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01 Oct 2022

Cost of land designations must be catered for in budget

SAC and SPA lands

Agri-environment scheme must accommodate all farmers  – INHFA

INHFA President, Vincent Roddy

The Irish Natura & Hill Farmers Association (INHFA) has called for the costs imposed through restrictions applied under the Natura 2000 designations to be addressed in this year’s budget.


Speaking on this, National President Vincent Roddy outlined how an estimated 30,000 landowners, with over 800,000ha of lands designated Special Areas of Conservation (SAC) and Special Protected Areas (SPA), have for over twenty years, dealt with restrictions that have undermined the income potential on these lands.

These restrictions have, stated Mr Roddy, “reduced farming income, devalued the property price of these lands and prevented the opportunity to generate income from other sources such as windmills.”
“At the time of the initial designations these facts were recognised and a payment of €242/ha was made to farmers through REPS” added Roddy.


From next year we will, continued the INHFA President, “see no direct payment for designated lands as the new Agri-environment scheme ACRES requires specific actions on designated lands before any payment is made. As these actions and payment rates are also available on non-designated lands then farmers with SAC and SPA lands are effectively left without a specific payment.”


This stressed Roddy “is not acceptable and runs contrary to the Natura Directives that require Member States to ensure economic requirements are taken into account when measures are being imposed in order to protect these habitats.”
Based on this the 38 Activities Requiring Consent (ARC’s) are, he added “clearly imposed measures designed to protect these habitats with a mandatory requirement under the habitat directives to ensure landowners and farmers are not at a loss as a result of complying.”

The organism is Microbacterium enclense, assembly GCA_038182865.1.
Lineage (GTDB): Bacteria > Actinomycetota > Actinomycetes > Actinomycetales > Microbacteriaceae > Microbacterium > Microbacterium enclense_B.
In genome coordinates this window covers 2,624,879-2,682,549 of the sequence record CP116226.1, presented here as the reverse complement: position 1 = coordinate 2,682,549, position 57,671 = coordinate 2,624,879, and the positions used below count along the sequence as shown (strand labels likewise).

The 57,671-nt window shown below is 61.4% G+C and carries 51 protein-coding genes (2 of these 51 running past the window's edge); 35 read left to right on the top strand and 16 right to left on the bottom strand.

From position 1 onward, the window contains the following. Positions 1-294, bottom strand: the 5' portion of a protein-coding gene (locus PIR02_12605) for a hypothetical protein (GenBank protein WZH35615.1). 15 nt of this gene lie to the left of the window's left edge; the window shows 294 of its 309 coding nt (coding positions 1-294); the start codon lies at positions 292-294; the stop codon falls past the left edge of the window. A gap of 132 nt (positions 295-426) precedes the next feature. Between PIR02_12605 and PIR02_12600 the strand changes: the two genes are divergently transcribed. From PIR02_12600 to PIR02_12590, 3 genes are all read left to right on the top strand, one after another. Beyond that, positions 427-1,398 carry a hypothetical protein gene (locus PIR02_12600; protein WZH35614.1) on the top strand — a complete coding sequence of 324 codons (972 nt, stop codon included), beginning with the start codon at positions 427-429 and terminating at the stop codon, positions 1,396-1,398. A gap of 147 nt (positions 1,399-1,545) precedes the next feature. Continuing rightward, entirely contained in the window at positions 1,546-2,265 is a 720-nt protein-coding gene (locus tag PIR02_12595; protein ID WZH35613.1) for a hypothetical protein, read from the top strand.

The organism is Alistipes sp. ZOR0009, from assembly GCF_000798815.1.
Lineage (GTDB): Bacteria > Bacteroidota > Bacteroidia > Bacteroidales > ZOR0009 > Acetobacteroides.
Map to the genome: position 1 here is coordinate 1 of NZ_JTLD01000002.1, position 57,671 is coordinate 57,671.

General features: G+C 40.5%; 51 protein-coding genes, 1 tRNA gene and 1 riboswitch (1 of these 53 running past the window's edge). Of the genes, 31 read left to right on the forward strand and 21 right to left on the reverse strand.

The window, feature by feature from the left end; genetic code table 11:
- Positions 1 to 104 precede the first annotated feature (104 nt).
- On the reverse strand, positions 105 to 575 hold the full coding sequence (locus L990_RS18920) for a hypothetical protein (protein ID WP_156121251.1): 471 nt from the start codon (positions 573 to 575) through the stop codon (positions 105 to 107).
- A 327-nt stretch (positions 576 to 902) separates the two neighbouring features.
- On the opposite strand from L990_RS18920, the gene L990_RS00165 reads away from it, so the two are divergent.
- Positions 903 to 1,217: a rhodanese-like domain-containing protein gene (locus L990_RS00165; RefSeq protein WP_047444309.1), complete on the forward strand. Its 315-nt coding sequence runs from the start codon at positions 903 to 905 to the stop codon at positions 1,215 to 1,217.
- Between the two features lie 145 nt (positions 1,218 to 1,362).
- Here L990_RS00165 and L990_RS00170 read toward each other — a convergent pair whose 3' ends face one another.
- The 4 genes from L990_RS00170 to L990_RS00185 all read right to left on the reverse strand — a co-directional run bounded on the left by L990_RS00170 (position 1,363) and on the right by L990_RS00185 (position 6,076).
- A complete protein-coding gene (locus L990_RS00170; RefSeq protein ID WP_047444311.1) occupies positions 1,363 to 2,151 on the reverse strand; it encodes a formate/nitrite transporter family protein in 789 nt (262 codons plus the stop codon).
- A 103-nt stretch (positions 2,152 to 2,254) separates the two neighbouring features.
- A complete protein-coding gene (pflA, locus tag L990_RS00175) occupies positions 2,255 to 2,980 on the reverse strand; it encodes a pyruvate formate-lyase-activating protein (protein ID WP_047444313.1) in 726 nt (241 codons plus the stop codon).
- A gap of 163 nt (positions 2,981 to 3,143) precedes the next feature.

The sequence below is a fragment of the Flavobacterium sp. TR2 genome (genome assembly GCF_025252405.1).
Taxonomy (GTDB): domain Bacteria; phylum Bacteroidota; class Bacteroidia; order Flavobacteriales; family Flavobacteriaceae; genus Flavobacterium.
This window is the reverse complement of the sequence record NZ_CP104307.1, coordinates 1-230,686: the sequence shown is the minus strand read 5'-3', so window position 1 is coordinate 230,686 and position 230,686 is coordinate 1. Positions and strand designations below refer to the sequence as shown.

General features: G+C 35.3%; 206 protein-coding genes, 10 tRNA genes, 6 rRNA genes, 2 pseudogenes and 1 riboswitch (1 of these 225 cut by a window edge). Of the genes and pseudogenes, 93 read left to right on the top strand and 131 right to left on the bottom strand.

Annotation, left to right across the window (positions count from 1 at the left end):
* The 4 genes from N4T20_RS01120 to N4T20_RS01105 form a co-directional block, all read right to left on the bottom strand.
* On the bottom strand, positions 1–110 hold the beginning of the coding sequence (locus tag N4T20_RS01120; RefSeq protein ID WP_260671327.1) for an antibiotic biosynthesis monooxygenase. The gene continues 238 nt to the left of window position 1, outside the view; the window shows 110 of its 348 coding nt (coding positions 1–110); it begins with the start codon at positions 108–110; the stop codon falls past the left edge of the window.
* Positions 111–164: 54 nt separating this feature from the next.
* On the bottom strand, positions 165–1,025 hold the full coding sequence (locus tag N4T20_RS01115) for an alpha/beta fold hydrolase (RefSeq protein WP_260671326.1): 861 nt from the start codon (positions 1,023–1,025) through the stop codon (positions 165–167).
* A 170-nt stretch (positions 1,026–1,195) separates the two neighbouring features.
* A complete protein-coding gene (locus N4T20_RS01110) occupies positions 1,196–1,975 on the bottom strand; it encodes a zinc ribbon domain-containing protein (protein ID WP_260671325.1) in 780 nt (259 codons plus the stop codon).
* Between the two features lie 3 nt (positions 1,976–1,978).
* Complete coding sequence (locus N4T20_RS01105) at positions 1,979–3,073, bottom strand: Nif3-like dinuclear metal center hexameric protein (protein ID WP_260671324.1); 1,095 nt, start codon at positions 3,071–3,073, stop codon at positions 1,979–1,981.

In our budget proposals we have stated Mr Roddy “sought a budget of €200m to address the cost of this compliance and it is vital that the State accepts their responsibilities here and pays landowners the money they owe.”
The INHFA have also called for additional support of €50m for farmers under a fodder aid measure paid through a top-up to the ANC. On this Roddy maintained that there are many farmers especially on our hills that were unable to avail of the current fodder support scheme. “These farmers like other livestock farmers are experiencing major difficulties as the price of animal feed skyrockets and financial support is essential.”


Beyond this the organisation have also sought improved support for the sheep sector through a commitment to deliver a €20/ewe payment in the new Sheep Improvement Programme which would include a payment for shearing and dipping and an environmental payment for habitat management.
A budget of €1m towards the development of an Irish woolen industry is also being sought.


For Suckler farmers the organisation have expressed major reservations with regard to the Suckler Carbon Efficiency Programme and are looking for an additional stand-alone suckler welfare scheme similar to BEEP with a budget of €85m. The INHFA are also seeking additional funding of €4m annually to support the marketing of naturally reared suckler beef.
In relation to our suckler and sheep sector the INHFA leader concluded by emphasizing “how these sectors, which are predominantly extensive, have major marketing potential that we must capitalise on and this budget can be a starting point in developing on this potential.”

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